|Addiction Research Unit
|Department of Psychology/University at Buffalo
Use of Laboratory Animals for Biobehavioral Research
Studies conducted at the ARU use laboratory animals (i.e., rodents).
There are many misconceptions about the use of laboratory animals in biobehavioral
research. This section briefly addresses several common misconceptions
about animal research investigating the effects of addictive drugs.
Animal Housing & Care
Animals are housed in a temperature and humidity controlled enviornment.
In fact, the only facility in the building with 24-hour per day, 365-day
per year environment control is the research animal facility. (Faculty,
staff, and students are subjected to fluctuations in ambient conditions,
except when working with research animals.) These conditions are monitored
locally by research facility staff and centrally by the university's environmental
control facility. Maintenance staff are on call 24-hours per day to correct
any problems with environmental control.
Some animals self-administer drugs that can have immuno-suppressive
effects. These animals are housed in a specially designed HEPA environmental
unit that ensures removal of pathogenic agents and other particles normally
found in air. Their drinking water is specially treated to reduce the bacterial
count below that found in the local drinking water supply. This level of
care far exceeds that usually found in hospital environments.
The quality of animal care, like stress and discomfort (see below),
is a primary consideration for all investigators using animal models. It
is critically important for the integrity of the scientific studies that
the influence of these potentially confounding variables (e.g., fluctuations
in environmental conditions, food availability) are eliminated from the
Stress & Discomfort
Stress has a major influence on behavioral measures and can have an important
effect on drug-taking behavior. It is essential to the scientific merit
of the research that stress and discomfort are minimized. (Few studies
specifically investigate the effects of controlled stress on behavior.)
All surgical procedures use appropriate surgical anesthetic, and the condition
of the animal is constantly monitored. Behavioral testing is begun only
after full recovery from the surgical procedure (usually 7 to 10 days post
Morbidity from Addictive Drugs
Both cocaine and heroin produce very few deleterious effects when tested
using the conditions typically employed in this research program. The image
of a heroin addict portrayed by the media or the crack addict witnessed
on the street does not reflect the condition of laboratory animals self-administering
these drugs. There is little inherent morbidity in low to moderate dose
heroin or cocaine administration. There is, however, an important caveat.
Most intravenous self-administration studies use limited-access testing.
This involves testing the animals for a limited number of hours each day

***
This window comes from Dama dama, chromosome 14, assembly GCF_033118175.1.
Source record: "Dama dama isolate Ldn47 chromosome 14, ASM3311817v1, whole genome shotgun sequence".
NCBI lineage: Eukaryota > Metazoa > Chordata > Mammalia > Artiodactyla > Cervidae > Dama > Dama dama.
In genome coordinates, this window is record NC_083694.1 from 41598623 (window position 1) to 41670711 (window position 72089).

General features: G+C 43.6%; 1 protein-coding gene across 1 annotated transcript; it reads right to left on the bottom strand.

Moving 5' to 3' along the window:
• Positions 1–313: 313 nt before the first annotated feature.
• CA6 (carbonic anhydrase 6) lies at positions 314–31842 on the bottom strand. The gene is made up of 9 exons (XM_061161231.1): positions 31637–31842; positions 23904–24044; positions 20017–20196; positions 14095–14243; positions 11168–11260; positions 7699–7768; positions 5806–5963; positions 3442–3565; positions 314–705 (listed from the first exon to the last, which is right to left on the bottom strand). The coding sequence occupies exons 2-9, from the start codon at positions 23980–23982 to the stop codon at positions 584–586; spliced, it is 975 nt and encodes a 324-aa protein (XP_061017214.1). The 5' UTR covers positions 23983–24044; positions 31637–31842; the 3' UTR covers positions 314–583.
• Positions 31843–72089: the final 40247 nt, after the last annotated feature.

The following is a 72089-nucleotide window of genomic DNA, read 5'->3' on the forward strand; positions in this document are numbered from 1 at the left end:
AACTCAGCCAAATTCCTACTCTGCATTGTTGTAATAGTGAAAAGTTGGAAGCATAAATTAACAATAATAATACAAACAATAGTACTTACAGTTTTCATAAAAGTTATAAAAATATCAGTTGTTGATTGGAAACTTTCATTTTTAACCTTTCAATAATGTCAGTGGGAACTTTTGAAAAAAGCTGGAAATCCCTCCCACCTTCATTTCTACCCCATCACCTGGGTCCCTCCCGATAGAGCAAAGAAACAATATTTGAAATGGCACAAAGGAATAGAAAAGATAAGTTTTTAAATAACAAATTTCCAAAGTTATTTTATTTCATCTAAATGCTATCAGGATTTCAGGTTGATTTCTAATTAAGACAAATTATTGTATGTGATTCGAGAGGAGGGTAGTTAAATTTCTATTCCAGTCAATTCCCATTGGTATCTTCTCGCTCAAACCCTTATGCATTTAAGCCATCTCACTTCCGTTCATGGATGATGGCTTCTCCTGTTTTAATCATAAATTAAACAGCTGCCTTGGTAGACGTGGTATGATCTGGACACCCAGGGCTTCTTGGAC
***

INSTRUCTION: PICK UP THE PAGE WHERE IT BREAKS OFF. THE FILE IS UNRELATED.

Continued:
(usually 3 to 10 hours daily) and then removing the subject from the test
apparatus and returning it to its home cage. Animals are permitted to self-administer
as much drug as they wish, but the duration of their self-administration
session is limited by the experimenter. Under limited-access testing, few
deleterious effects are seen even with chronic drug administration.
A few studies have tested animals under unlimited-access conditions.
Here, animals are permitted to self-administer a drug 24-hours per day,
7-days per week. Psychomotor stimulants such as cocaine produce a rapid
deterioration in the animal's health and a high fatality rate. For this
and other reasons, this testing schedule is seldom used.
Studies employing unlimited-access conditions have been important for
establishing the potential toxicity of some compounds such as cocaine (see
Bozarth & Wise, 1985). Humans ultimately
control their own access to addictive drugs, and the conditions of human
drug use can closely resemble that seen in unlimited-access animal studies.
Experimental animals have no choice but to abstain from drug use when removed
from the test apparatus (i.e., limited-access testing). But humans can
acquire more money for drug purchase to continue their drug-taking binge.
Many cocaine addicts consume all of their drug supply and then collapse
from exhaustion. The limited cocaine supply immediately available protects
some addicts from the toxicity inherent in continued use.
Independent Protocol Review
All studies conducted at the ARU are reviewed by the Institutional Animal
Care and Use Committee at the University at Buffalo. Externally funded
research projects are further reviewed by the granting agencies. And manuscripts
submitted for publication are reviewed by journal reviewers who evaluate
animal welfare as well as scientific merit of the submitted work. Three
independent levels of review assure the proper use and care of the research
animals used in these projects.
Current Research Projects
The ARU does not conduct toxicological screening. Although carefully designed,
well controlled studies investigating toxic effects are important, our
research focuses on the positive reinforcing (e.g., mood elevating) effects
Current research projects include:
determination of biobehavioral factors involved in changes in responsiveness
to cocaine (i.e., sensitization) and their potential impact on the rewarding
effects of cocaine; these projects investigate factors that may . . .
propell recreational cocaine use to addictive use,
modulate individual differences in vulnerability to cocaine addiction,
provide a therapeutic target for treating cocaine addiction;
comparison of the effects of prototypic addictive drugs with commonly used
medications development for cocaine and other chemical dependencies.
Americans for Medical Progress / Medical
Research vs. Animal Rights
and Rat Research Home Page
© 1997 Addiction Research Unit/University at Buffalo
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